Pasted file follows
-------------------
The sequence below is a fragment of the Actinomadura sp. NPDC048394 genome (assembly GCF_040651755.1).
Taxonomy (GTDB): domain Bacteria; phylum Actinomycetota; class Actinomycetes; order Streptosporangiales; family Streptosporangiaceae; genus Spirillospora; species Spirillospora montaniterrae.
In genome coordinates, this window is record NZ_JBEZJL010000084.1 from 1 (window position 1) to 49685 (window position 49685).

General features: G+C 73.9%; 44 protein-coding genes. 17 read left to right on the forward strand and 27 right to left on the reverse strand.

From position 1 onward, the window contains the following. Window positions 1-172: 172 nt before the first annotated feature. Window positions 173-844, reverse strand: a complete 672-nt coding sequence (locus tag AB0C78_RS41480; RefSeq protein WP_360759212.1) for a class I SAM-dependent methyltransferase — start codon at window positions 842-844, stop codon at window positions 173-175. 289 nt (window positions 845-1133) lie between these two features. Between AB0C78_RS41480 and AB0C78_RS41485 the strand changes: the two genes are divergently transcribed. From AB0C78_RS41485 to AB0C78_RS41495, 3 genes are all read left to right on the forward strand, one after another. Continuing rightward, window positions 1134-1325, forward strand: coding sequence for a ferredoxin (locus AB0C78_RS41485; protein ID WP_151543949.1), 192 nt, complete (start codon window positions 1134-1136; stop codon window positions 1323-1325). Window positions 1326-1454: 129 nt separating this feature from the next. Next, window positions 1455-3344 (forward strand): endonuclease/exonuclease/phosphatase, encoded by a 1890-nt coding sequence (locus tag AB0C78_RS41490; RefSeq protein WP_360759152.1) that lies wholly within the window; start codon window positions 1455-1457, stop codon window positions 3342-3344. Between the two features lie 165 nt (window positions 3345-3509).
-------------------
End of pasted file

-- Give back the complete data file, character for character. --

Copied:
The sequence below is a fragment of the Actinomadura sp. NPDC048394 genome (assembly GCF_040651755.1).
Taxonomy (GTDB): domain Bacteria; phylum Actinomycetota; class Actinomycetes; order Streptosporangiales; family Streptosporangiaceae; genus Spirillospora; species Spirillospora montaniterrae.
In genome coordinates, this window is record NZ_JBEZJL010000084.1 from 1 (window position 1) to 49685 (window position 49685).

General features: G+C 73.9%; 44 protein-coding genes. 17 read left to right on the forward strand and 27 right to left on the reverse strand.

From position 1 onward, the window contains the following. Window positions 1-172: 172 nt before the first annotated feature. Window positions 173-844, reverse strand: a complete 672-nt coding sequence (locus tag AB0C78_RS41480; RefSeq protein WP_360759212.1) for a class I SAM-dependent methyltransferase — start codon at window positions 842-844, stop codon at window positions 173-175. 289 nt (window positions 845-1133) lie between these two features. Between AB0C78_RS41480 and AB0C78_RS41485 the strand changes: the two genes are divergently transcribed. From AB0C78_RS41485 to AB0C78_RS41495, 3 genes are all read left to right on the forward strand, one after another. Continuing rightward, window positions 1134-1325, forward strand: coding sequence for a ferredoxin (locus AB0C78_RS41485; protein ID WP_151543949.1), 192 nt, complete (start codon window positions 1134-1136; stop codon window positions 1323-1325). Window positions 1326-1454: 129 nt separating this feature from the next. Next, window positions 1455-3344 (forward strand): endonuclease/exonuclease/phosphatase, encoded by a 1890-nt coding sequence (locus tag AB0C78_RS41490; RefSeq protein WP_360759152.1) that lies wholly within the window; start codon window positions 1455-1457, stop codon window positions 3342-3344. Between the two features lie 165 nt (window positions 3345-3509).